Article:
Friends of Giovanni Lo Porto, in January that targeted an al-Qaida compound, are pleading for his remains to be returned to Italy and demanding information about his death.
A demonstration in Lo Porto’s hometown of Palermo has been planned for Thursday evening. The mayor of Palermo, Leoluca Orlando, has called for a formal inquiry into the circumstances of Lo Porto’s death and said this week that he would write a letter to the Italian prime minister, Matteo Renzi, urging him to find Lo Porto’s body and return it to his family.
Barack Obama, the US president, admitted last week that Lo Porto and another innocent hostage – an American named Warren Weinstein who was a government aid worker – were that took place in January in the border region between Afghanistan and Pakistan.
“The decision to establish an investigative commission might be one way to restore the central role of parliament and confirm our condemnation of what occurred, as well as showing solidarity to the family, and ascertaining a truth that must be known by the country,” Orlando said in a statement.
Friends of Lo Porto – who they knew as Giancarlo – have expressed their demands for the return of his body on a Facebook page that was created for the aid worker in March 2012, when he was kidnapped while working for a German aid group in .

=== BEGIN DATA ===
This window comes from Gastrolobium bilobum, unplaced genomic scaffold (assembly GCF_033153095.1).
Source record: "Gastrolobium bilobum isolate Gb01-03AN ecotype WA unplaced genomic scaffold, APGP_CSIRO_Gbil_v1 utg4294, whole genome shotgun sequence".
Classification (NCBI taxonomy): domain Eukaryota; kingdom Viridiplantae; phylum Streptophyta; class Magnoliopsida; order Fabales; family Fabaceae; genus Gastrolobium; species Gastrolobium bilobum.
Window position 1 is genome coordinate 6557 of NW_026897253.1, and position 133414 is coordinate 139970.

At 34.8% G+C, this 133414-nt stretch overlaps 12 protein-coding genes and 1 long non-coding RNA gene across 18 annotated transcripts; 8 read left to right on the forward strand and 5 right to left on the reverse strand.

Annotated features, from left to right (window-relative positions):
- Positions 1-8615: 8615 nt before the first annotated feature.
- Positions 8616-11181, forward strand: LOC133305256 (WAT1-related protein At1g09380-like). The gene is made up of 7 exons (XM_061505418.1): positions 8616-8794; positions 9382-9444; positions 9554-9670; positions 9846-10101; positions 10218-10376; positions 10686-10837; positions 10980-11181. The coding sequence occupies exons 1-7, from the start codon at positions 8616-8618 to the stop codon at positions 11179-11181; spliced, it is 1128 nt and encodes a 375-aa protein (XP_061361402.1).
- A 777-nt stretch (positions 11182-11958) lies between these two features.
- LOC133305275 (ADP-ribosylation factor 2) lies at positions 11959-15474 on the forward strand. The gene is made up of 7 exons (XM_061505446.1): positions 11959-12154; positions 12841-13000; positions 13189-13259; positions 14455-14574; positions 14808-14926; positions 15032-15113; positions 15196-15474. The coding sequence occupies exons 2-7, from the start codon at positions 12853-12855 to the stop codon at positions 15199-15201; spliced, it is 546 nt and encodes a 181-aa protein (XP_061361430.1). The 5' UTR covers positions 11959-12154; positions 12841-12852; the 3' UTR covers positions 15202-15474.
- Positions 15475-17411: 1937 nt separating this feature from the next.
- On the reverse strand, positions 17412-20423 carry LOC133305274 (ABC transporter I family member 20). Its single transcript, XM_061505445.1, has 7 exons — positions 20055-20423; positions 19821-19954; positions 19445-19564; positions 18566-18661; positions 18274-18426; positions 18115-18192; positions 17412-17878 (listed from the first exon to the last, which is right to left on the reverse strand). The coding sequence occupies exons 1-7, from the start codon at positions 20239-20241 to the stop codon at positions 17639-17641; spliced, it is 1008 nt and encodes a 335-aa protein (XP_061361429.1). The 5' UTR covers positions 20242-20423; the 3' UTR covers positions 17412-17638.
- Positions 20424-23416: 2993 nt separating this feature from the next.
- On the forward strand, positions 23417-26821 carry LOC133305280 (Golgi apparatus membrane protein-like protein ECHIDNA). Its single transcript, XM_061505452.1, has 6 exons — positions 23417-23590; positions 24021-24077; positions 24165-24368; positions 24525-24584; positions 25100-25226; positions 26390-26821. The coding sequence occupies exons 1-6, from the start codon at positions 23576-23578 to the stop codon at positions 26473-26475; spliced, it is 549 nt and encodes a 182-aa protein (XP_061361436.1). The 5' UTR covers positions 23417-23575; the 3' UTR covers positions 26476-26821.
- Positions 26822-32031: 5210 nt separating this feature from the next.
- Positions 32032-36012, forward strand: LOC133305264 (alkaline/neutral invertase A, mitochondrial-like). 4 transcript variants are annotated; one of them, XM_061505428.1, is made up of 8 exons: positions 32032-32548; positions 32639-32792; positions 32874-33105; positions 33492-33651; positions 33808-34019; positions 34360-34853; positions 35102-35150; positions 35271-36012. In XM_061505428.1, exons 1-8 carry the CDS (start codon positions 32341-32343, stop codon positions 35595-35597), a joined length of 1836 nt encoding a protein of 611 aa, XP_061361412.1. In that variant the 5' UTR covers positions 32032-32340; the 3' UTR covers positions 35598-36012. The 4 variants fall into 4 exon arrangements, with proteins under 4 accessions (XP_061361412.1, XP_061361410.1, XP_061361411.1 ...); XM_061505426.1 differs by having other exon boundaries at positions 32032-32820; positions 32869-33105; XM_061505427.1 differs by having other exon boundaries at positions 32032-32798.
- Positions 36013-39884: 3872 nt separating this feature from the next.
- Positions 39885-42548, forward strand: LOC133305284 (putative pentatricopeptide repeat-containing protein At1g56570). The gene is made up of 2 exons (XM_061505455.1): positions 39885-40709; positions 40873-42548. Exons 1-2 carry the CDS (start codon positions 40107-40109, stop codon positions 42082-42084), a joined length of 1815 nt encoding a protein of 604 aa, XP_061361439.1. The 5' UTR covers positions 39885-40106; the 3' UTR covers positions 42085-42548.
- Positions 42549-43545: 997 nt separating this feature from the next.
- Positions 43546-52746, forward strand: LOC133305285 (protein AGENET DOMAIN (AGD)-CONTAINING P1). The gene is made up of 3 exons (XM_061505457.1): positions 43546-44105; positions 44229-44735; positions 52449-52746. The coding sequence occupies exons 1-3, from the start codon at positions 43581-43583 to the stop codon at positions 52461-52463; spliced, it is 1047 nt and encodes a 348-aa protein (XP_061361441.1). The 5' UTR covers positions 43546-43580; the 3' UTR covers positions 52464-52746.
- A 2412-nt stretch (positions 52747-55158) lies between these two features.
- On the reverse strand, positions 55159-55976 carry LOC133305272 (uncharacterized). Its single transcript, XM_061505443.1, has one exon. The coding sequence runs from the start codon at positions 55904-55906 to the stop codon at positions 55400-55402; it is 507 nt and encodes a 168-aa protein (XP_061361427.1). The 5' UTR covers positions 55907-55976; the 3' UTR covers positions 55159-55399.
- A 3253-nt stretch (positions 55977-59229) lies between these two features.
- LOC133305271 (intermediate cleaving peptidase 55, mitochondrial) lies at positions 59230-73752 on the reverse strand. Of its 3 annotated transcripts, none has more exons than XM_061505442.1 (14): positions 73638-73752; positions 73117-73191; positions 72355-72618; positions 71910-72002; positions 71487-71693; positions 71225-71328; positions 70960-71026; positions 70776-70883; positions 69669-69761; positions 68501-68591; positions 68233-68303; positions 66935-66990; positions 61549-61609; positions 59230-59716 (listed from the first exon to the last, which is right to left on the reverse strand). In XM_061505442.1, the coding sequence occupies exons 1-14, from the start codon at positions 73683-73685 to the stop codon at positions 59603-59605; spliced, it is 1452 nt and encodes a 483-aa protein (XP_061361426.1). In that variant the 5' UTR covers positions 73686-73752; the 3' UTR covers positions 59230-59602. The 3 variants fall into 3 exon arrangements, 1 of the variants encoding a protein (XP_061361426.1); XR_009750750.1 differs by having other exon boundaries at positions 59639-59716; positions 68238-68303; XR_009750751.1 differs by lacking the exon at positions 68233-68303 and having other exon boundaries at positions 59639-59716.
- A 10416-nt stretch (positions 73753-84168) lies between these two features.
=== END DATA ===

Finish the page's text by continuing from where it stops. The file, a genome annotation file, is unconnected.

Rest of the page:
“Excuses are not good enough,” says one message, according to Corriere della Sera, the Italian daily. “We cannot allow there to be silence surrounding the tragic death of Giancarlo, and even worse, for his family and friends to be deprived of the right to place a flower on his grave.”
Fabrice Calabrese, a friend who met Lo Porto in 2005 when both were living in London, told the Guardian that the event, A Flower for Giovanni, was organised as way to remember a person who was devoted to helping people.
“We won’t forget him, and we hope that this will help remember him and spread his ideas of peace and tolerance. We are gathering in the street now, but all we want is a proper place and a grave to remember our Giovanni,” Calabrese said.
Political reaction in has been muted following news of the drone strikes. Opponents of Renzi initially criticised him for apparently not being informed about the killing until a day before the news was released by the White House, even though he had met Obama in Washington a week earlier. But the initial controversy has since died down as attention in Rome is currently centred on a government reform bill making its way through parliament.
The deaths of Lo Porto and Weinstein marked the first known instance in which a US drone strike has inadvertently killed hostages, forcing the Obama administration to disclose unprecedented amount of information about a classified operation.
The Italian foreign ministry did not return a request for comment. Last week, it said the ultimate blame for Lo Porto’s death lay with the terrorists who were holding him captive.